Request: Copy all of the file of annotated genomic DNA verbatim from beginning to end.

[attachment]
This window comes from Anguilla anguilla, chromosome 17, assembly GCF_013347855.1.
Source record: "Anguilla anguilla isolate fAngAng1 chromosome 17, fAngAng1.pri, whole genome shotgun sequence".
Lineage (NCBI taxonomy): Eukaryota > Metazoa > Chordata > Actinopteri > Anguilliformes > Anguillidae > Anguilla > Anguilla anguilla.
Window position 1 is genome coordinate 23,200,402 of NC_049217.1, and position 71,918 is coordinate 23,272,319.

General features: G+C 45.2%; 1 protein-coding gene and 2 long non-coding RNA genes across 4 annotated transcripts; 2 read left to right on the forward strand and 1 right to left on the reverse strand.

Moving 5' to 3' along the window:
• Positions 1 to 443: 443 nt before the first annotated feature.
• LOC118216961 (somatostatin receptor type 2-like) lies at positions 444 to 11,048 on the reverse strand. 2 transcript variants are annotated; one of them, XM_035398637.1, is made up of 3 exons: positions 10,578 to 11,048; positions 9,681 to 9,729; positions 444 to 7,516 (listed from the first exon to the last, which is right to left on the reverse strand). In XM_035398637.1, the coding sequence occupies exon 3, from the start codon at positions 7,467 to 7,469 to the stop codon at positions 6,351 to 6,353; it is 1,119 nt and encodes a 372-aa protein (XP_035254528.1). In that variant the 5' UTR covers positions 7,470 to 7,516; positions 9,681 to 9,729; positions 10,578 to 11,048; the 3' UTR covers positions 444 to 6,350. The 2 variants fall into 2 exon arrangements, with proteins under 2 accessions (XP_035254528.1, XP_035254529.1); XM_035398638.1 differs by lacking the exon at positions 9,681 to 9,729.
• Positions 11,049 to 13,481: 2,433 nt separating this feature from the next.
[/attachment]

This window comes from Anguilla anguilla, chromosome 17, assembly GCF_013347855.1.
Source record: "Anguilla anguilla isolate fAngAng1 chromosome 17, fAngAng1.pri, whole genome shotgun sequence".
Lineage (NCBI taxonomy): Eukaryota > Metazoa > Chordata > Actinopteri > Anguilliformes > Anguillidae > Anguilla > Anguilla anguilla.
Window position 1 is genome coordinate 23,200,402 of NC_049217.1, and position 71,918 is coordinate 23,272,319.

General features: G+C 45.2%; 1 protein-coding gene and 2 long non-coding RNA genes across 4 annotated transcripts; 2 read left to right on the forward strand and 1 right to left on the reverse strand.

Moving 5' to 3' along the window:
• Positions 1 to 443: 443 nt before the first annotated feature.
• LOC118216961 (somatostatin receptor type 2-like) lies at positions 444 to 11,048 on the reverse strand. 2 transcript variants are annotated; one of them, XM_035398637.1, is made up of 3 exons: positions 10,578 to 11,048; positions 9,681 to 9,729; positions 444 to 7,516 (listed from the first exon to the last, which is right to left on the reverse strand). In XM_035398637.1, the coding sequence occupies exon 3, from the start codon at positions 7,467 to 7,469 to the stop codon at positions 6,351 to 6,353; it is 1,119 nt and encodes a 372-aa protein (XP_035254528.1). In that variant the 5' UTR covers positions 7,470 to 7,516; positions 9,681 to 9,729; positions 10,578 to 11,048; the 3' UTR covers positions 444 to 6,350. The 2 variants fall into 2 exon arrangements, with proteins under 2 accessions (XP_035254528.1, XP_035254529.1); XM_035398638.1 differs by lacking the exon at positions 9,681 to 9,729.
• Positions 11,049 to 13,481: 2,433 nt separating this feature from the next.